A group of the world’s top oil and gas companies pledged on Monday to slash emissions of a potent greenhouse gas by a fifth by 2025 in an effort to battle climate change.
The Oil and Gas Climate Initiative (OGCI), which U.S. giants Exxon Mobil and Chevron joined recently, committed to cutting methane emissions to an intensity of 0.25 percent of the group’s total fossil fuel production, it said in a statement.
Such a reduction would equate to 350,000 tonnes of methane annually. It compares with a baseline intensity of 0.32 percent in 2017, excluding new members.
The pledge, which could be lowered to 0.20 percent intensity, echoes targets set individually by members BP, Royal Dutch Shell and Exxon to reduce methane emissions.
“Our aim is to work towards near zero methane emissions from the full gas value chain in support of achieving the goals of the Paris Agreement,” the heads of the OGCI members said in a statement, referring to an international agreement aimed at limiting global warming.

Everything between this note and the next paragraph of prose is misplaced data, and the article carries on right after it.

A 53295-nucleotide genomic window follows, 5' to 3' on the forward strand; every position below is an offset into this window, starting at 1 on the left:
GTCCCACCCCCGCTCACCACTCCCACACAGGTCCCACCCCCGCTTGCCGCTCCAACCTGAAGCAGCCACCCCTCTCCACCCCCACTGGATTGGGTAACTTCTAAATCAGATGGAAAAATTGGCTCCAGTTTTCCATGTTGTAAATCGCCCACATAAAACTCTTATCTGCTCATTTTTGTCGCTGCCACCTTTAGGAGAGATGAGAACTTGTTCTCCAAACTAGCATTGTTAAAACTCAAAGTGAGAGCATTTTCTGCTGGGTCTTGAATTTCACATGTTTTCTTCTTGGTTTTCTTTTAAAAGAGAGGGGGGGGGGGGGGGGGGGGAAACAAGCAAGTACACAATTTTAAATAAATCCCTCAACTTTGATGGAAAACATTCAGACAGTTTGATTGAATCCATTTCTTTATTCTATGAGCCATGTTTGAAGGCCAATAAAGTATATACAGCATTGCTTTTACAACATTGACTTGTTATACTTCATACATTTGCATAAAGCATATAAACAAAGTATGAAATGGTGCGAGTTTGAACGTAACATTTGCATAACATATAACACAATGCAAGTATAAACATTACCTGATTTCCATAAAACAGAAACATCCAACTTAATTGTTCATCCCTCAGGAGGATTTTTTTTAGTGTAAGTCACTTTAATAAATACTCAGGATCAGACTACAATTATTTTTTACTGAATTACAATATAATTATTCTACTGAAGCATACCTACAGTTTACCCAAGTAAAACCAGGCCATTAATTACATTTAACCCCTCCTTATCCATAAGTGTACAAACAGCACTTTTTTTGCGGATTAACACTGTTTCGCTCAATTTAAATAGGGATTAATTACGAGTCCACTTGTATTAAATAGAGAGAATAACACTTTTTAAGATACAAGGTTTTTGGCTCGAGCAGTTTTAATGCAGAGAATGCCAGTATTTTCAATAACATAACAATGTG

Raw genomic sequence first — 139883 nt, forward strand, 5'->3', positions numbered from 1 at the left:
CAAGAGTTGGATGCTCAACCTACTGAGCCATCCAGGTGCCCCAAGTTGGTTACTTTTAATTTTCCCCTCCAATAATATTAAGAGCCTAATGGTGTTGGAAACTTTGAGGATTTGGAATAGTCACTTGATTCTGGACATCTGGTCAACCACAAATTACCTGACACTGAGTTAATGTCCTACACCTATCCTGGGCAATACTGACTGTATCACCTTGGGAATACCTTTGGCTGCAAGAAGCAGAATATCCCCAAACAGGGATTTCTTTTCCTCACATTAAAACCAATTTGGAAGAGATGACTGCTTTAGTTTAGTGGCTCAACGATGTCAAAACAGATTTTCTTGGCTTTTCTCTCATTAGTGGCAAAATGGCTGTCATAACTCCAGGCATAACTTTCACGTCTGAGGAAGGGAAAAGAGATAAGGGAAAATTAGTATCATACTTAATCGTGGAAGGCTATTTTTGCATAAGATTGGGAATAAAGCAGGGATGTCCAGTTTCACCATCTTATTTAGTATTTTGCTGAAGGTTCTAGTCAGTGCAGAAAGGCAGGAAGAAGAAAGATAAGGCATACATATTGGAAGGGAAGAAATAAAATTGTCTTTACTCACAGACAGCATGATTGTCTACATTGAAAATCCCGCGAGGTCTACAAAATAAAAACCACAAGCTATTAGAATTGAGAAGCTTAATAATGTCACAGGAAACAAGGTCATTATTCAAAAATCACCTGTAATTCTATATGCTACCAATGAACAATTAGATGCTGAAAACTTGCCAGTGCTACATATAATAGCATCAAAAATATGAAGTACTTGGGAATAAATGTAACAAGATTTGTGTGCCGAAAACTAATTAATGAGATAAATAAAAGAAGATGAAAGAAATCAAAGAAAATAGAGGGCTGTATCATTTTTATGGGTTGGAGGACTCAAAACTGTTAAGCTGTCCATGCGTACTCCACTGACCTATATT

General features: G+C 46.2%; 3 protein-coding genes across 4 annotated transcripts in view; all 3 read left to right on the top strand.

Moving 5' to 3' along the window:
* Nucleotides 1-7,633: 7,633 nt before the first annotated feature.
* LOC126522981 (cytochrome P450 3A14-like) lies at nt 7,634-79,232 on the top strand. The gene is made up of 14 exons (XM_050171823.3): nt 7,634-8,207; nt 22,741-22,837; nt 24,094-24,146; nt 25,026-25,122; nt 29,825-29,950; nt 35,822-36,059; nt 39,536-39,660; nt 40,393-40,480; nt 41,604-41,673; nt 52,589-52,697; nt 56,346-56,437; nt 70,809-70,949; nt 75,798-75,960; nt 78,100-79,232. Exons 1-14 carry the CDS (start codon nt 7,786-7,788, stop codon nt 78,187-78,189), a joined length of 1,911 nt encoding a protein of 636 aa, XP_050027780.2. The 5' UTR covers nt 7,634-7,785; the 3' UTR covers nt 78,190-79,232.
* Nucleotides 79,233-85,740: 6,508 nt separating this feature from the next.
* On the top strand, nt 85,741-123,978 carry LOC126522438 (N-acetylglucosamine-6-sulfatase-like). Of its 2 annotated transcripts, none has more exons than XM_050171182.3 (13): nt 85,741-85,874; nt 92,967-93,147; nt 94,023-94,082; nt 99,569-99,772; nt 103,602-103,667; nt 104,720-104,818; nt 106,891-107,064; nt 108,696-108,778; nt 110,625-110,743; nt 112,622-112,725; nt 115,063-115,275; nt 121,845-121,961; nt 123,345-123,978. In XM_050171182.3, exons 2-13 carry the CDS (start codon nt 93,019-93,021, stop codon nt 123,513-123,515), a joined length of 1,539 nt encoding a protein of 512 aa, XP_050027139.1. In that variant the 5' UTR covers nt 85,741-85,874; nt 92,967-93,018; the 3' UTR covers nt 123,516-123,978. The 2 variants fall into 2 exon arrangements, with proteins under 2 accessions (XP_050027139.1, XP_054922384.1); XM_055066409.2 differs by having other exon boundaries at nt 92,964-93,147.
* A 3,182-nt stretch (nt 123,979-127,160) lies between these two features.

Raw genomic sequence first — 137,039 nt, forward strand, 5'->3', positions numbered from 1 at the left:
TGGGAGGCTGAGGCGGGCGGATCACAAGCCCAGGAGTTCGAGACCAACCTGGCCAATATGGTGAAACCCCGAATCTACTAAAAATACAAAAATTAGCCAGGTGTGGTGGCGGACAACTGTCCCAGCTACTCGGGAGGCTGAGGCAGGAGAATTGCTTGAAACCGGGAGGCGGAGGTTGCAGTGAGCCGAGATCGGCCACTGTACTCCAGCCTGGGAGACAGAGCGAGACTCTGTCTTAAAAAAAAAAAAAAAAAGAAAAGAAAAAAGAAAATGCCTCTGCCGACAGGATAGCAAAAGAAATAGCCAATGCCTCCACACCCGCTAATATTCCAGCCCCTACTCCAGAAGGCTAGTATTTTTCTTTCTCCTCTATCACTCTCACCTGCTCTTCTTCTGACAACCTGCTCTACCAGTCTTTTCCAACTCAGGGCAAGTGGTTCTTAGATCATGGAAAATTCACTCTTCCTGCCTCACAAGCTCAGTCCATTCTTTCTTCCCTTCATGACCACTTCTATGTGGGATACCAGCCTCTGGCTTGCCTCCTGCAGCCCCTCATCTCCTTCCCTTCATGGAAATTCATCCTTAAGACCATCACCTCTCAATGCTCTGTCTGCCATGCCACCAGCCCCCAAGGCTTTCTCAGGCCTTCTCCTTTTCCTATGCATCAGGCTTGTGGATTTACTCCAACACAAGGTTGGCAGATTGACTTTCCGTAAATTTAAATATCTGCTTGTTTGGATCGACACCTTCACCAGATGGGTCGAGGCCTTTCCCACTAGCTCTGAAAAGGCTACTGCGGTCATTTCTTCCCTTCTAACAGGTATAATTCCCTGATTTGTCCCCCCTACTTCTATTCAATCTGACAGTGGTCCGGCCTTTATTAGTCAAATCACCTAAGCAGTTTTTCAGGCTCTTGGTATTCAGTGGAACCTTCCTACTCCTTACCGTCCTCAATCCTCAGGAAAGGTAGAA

The OGCI today represents nearly a third of global oil and gas production.
It also includes BP, Royal Dutch Shell, France’s Total as well as national oil companies of China, Mexico, Brazil and Saudi Arabia.
In a separate announcement, timed to coincide with the start of Climate Week in New York, OGCI announced the creation of a $100 million China-focused climate investment fund with China National Petroleum Corporation (CNPC).
The initiative represents a massive departure from previously held perceptions of oil majors towards climate change – despite having prior knowledge about the consequences of indiscriminate use of fossil fuels on the environment.